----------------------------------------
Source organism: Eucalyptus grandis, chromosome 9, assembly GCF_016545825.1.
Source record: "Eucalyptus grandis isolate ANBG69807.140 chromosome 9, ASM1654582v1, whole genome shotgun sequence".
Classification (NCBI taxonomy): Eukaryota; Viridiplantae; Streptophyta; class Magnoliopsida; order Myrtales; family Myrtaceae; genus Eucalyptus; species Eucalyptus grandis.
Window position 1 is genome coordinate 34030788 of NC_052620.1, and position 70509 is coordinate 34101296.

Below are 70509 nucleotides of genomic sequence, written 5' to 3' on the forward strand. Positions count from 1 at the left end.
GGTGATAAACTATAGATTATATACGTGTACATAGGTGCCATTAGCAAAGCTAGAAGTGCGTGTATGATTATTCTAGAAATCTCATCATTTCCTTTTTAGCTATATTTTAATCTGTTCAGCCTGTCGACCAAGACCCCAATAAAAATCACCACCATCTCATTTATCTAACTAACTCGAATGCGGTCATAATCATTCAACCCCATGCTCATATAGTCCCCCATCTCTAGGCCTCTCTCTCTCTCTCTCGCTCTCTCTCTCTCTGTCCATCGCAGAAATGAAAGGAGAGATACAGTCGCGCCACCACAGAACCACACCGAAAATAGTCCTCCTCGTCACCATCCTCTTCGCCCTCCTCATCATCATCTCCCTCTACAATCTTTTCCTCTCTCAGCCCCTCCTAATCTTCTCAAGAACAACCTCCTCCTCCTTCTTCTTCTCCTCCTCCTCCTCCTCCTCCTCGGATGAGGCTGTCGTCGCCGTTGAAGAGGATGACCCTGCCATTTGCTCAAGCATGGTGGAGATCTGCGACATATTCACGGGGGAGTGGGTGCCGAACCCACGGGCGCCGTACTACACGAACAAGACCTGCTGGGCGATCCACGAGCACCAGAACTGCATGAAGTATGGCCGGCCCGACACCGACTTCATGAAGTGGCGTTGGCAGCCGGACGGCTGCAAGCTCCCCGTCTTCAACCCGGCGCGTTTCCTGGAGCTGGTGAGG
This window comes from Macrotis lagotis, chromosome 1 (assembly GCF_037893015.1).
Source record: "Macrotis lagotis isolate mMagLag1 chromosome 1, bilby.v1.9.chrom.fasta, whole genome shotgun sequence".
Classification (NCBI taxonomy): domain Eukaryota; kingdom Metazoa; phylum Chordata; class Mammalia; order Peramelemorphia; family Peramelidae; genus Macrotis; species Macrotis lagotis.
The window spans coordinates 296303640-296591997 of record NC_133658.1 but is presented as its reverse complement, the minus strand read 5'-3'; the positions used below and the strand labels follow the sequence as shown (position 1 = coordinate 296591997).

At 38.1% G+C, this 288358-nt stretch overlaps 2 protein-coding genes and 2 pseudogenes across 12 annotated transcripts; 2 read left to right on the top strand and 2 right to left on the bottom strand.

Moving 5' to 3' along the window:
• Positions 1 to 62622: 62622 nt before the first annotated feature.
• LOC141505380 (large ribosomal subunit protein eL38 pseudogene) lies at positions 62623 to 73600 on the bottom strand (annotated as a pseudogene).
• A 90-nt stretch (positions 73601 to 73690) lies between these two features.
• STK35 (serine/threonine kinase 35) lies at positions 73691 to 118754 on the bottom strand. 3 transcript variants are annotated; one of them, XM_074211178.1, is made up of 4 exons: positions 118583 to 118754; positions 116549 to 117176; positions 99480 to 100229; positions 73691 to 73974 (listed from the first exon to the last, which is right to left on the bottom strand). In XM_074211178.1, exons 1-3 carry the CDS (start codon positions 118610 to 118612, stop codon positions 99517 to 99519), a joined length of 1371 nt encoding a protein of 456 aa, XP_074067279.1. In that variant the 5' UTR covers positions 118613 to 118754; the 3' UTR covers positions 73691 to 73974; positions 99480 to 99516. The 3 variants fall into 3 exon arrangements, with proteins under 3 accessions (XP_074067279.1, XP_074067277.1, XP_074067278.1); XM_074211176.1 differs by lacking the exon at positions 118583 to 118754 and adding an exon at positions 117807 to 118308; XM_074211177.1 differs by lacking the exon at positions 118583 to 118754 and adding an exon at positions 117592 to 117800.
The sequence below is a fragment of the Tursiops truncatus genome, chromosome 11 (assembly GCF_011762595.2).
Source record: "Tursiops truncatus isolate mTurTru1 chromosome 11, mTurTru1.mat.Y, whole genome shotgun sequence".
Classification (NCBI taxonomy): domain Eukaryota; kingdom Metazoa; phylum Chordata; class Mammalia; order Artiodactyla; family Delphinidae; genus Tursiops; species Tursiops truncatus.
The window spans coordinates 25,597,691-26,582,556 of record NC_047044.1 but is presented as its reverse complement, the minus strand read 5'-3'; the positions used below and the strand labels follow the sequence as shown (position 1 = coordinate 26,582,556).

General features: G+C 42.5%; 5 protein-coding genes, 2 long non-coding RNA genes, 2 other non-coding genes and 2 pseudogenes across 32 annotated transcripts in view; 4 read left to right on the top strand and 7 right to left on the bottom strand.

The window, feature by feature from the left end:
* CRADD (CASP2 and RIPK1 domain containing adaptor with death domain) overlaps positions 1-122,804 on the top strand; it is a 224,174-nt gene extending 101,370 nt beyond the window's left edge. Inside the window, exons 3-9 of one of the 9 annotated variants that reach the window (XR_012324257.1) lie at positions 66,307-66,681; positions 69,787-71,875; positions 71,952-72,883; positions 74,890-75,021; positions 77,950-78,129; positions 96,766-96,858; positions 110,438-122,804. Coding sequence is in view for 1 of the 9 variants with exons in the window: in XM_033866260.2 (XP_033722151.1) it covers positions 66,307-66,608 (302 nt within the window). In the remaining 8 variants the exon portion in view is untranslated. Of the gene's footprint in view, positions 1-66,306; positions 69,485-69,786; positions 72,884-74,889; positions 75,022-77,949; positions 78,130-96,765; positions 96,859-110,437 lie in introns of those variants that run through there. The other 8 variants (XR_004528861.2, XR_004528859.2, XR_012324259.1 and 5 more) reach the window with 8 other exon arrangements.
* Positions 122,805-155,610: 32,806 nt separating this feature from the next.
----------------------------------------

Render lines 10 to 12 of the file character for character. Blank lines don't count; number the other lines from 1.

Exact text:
The window spans coordinates 296303640-296591997 of record NC_133658.1 but is presented as its reverse complement, the minus strand read 5'-3'; the positions used below and the strand labels follow the sequence as shown (position 1 = coordinate 296591997).

At 38.1% G+C, this 288358-nt stretch overlaps 2 protein-coding genes and 2 pseudogenes across 12 annotated transcripts; 2 read left to right on the top strand and 2 right to left on the bottom strand.

Moving 5' to 3' along the window: